‘Public health calamity’: San Francisco Mayor London Breed asks federal government for help amid city’s drug crisis

SAN FRANCISCO (KGO) — Mayor of London Breed is asking for a federal lifeline when it comes to curbing San Francisco’s ongoing drug crisis. It comes as the city’s police department struggles with a staff shortage.

“I hope we can partner and work together to solve this important problem,” Breed said.

Breed admits San Francisco needs help slowing down the drug trade that happens on the streets every day. She just wrote a letter to the new U.S. Attorney for Northern California, Ismail Ramsey, saying the problem is beyond the city’s control.

“We really need help. When you look at the police department, they’re understaffed,” Breed said. “The arrests – there’s a whole process that comes into play. Having the ability to handle the challenges has been difficult.”

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Breed says the city needs additional and continued support from the Justice Department to arrest and prosecute drug dealers. All of this at a time when the fentanyl overdose epidemic has taken outdoor drug trafficking to a new level.

The San Francisco Department of Public Health tweeted that its street crews responded to more than 2,200 911 calls last year, treating overdoses and providing medical, mental health and addiction treatment.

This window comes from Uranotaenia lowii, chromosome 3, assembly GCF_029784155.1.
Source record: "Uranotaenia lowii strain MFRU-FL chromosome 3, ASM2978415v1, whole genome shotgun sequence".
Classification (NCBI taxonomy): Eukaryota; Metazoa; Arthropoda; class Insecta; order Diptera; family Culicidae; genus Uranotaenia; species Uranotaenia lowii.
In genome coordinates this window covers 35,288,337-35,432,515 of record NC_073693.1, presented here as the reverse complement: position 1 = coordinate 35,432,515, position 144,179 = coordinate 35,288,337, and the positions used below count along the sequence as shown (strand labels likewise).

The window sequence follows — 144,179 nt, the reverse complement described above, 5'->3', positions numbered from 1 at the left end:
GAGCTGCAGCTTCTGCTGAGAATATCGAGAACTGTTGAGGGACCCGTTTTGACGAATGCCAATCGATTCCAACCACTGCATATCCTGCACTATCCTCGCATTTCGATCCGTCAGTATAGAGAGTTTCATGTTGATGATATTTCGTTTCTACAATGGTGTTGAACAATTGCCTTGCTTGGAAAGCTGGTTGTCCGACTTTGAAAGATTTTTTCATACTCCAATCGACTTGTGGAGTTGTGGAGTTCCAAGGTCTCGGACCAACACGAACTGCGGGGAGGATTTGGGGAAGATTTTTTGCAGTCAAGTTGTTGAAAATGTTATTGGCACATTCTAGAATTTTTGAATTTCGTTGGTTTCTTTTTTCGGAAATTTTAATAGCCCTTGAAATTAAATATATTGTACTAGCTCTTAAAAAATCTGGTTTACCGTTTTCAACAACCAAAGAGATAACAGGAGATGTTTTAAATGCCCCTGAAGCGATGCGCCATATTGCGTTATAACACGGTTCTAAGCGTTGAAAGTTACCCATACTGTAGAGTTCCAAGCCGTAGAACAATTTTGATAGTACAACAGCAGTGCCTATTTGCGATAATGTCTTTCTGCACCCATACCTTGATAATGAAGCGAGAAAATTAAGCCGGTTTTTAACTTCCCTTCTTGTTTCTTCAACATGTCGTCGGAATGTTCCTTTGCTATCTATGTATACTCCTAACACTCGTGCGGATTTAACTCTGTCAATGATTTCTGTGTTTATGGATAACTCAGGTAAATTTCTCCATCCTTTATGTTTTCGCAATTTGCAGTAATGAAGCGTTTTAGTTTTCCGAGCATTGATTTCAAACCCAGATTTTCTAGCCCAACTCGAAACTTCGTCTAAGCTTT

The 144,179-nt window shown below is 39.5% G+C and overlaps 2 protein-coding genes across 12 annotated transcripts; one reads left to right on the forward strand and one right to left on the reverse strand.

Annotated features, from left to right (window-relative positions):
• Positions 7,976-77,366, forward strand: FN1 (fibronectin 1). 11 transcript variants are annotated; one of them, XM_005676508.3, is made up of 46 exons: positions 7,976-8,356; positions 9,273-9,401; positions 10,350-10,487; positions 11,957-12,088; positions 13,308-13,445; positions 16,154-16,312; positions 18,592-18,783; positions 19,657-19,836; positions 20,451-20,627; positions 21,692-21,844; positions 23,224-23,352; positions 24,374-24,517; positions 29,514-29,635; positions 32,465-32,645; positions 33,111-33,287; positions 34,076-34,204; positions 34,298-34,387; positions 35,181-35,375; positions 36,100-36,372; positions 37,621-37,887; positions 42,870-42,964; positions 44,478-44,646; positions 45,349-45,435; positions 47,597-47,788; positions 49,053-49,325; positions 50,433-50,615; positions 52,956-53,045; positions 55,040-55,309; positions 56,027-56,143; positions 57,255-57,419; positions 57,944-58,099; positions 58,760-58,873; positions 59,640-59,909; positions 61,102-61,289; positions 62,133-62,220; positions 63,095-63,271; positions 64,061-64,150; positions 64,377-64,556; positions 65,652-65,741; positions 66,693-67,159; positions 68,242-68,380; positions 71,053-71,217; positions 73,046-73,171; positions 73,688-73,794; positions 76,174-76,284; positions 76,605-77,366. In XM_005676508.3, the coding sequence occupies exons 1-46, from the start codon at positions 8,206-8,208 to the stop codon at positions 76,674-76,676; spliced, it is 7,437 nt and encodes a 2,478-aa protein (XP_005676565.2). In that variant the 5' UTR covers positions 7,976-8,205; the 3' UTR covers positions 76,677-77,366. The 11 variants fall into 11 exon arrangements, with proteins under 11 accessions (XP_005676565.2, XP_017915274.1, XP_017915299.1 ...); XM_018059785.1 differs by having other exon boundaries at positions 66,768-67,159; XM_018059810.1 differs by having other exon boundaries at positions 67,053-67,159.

In 2021, Breed declared a three-month emergency due to the city’s Tenderloin drug crisis, using city resources to suppress drug trafficking.

“All the pieces we need to make this effective weren’t there. I’m optimistic about the future,” Breed said.

District Attorney Brooke Jenkins said drug prosecutions are increasing in her office, but added that federal assistance is welcome.

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In a statement to ABC7 News, Jenkins said, “No agency or department can tackle the drug trafficking crisis and the impacts it is having in and on our communities alone.”

“This is a public health calamity the likes of which we haven’t seen since the AIDS crisis,” said SF Supervisor Matt Dorsey.

Dorsey supports the mayor’s appeal for federal help. He says that in the past three years, 2,000 people have died from drug overdoses in San Francisco.

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“If we had that many San Franciscans slaughtered on our street, there’s no question the President of the United States and the Governor would have the National Guard here,” Dorsey said.

Dorsey hopes a meeting with the mayor and the US Attorney’s office can take place soon.

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